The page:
ATHENS – Administrators of Greek universities and technical colleges are holding back required reports on bullying as a special committee on campus violence is due to begin its work in March under former justice minister Nikos Paraskevopoulos.
Only a few schools have complied so far, Kathimerini reported, reportedly because school officials don’t want to tangle with students who regularly interrupt classes, take over buildings and disrupt the universities, where violence also has been increasing.
The officials were urged to come forward with the reports with no sign it was happening as they are often reluctant to take on students at universities where an asylum law protects them and prevents police from coming onto the grounds without permission.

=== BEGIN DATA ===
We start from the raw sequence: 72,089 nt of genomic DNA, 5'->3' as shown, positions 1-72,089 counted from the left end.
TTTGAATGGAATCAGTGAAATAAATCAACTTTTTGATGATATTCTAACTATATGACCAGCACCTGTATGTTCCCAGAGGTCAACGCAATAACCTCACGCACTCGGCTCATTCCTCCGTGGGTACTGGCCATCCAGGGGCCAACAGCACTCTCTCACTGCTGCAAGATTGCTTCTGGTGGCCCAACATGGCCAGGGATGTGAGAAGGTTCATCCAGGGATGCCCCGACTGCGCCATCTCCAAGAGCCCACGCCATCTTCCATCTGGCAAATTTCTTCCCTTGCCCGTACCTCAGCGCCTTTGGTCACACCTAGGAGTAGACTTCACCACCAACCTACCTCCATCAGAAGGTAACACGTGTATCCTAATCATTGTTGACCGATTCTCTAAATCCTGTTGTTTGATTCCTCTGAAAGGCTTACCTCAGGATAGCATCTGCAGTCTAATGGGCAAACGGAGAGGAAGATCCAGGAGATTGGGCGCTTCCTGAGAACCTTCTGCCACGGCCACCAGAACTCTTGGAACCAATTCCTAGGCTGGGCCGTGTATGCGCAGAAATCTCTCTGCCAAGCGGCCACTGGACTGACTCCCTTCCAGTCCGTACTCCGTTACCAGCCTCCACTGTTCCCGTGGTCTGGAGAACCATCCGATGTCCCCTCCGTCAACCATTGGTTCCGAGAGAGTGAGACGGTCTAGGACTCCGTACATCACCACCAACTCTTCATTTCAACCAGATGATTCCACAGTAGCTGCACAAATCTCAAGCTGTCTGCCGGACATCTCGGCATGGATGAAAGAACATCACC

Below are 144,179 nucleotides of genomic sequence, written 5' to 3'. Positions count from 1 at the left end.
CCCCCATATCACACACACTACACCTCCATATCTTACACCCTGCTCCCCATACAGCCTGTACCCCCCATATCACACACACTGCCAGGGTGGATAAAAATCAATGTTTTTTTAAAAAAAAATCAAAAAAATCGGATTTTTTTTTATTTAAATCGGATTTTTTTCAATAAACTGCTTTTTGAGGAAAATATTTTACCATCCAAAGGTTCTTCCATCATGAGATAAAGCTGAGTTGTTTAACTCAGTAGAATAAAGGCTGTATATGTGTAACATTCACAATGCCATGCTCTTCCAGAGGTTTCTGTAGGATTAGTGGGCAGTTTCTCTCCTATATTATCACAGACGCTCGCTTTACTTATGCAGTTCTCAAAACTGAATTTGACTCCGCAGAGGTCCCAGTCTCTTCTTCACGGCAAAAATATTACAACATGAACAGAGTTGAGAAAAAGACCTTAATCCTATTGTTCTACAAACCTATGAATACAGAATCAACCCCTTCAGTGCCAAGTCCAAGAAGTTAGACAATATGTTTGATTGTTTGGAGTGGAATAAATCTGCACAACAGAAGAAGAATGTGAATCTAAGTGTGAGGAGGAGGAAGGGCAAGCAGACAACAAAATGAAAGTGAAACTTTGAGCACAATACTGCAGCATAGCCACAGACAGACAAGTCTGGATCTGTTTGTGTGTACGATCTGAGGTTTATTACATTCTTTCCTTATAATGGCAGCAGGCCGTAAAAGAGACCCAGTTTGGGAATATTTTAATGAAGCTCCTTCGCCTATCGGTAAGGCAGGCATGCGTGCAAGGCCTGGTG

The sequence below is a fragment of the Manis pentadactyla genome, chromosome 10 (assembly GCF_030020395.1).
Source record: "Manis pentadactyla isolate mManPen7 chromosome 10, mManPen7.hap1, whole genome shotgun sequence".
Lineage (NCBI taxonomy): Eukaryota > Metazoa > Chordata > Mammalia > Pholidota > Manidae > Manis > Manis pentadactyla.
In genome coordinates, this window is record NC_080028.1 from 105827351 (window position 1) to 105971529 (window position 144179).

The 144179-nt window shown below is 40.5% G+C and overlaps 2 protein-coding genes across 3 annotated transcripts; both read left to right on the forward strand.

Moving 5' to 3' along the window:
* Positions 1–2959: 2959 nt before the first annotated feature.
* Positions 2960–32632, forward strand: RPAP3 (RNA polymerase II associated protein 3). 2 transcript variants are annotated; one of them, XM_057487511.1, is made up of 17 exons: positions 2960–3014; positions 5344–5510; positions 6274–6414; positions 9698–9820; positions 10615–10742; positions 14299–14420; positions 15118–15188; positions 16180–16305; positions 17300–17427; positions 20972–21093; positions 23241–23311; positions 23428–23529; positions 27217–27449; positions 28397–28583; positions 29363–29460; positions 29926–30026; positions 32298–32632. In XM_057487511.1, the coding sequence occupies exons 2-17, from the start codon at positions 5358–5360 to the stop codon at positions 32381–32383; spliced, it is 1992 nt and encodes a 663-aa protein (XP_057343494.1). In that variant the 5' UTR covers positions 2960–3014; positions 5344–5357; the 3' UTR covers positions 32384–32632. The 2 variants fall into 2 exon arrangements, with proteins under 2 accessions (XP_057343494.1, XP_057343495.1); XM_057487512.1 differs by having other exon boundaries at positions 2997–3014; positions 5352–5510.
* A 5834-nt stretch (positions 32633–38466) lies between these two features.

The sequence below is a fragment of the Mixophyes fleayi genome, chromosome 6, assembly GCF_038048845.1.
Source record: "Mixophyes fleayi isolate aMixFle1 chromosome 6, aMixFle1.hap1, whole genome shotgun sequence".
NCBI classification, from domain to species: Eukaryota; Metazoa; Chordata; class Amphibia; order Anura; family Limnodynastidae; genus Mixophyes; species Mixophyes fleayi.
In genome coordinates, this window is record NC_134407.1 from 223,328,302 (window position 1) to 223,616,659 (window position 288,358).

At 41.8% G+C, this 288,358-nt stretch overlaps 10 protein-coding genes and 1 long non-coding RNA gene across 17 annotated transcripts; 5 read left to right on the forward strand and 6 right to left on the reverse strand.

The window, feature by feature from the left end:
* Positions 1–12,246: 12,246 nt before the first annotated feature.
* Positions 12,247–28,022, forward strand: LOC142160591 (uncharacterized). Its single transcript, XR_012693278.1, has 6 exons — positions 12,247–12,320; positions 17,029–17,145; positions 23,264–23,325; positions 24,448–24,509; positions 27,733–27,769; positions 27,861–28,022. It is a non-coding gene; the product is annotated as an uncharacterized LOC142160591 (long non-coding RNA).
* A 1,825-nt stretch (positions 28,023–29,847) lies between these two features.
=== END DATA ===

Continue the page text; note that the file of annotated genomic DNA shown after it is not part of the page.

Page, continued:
In December, 2016 A Greek farming school former director received a suspended sentence after being found guilty of negligence in the bullying suicide of a 20-year-old student.
The Appeals Court gave the two-year sentence but no time in the death of Vangelis Giakoumakis but acquitted the head of the dormitory at the Ioannina school in northern Greece as well as former minister Christos Markoyannakis, a New Democracy deputy, who stood accused of trying to protect the student who allegedly bullied Giakoumakis, Kathimerini said.
The former director was accused of failing to react to reports that Giakoumakis was being victimized by fellow students at the school and that the abuse led him to commit suicide.
A prosecutor had recommended the acquittal of all three defendants. The former school director’s lawyer said his client would appeal the suspended sentence.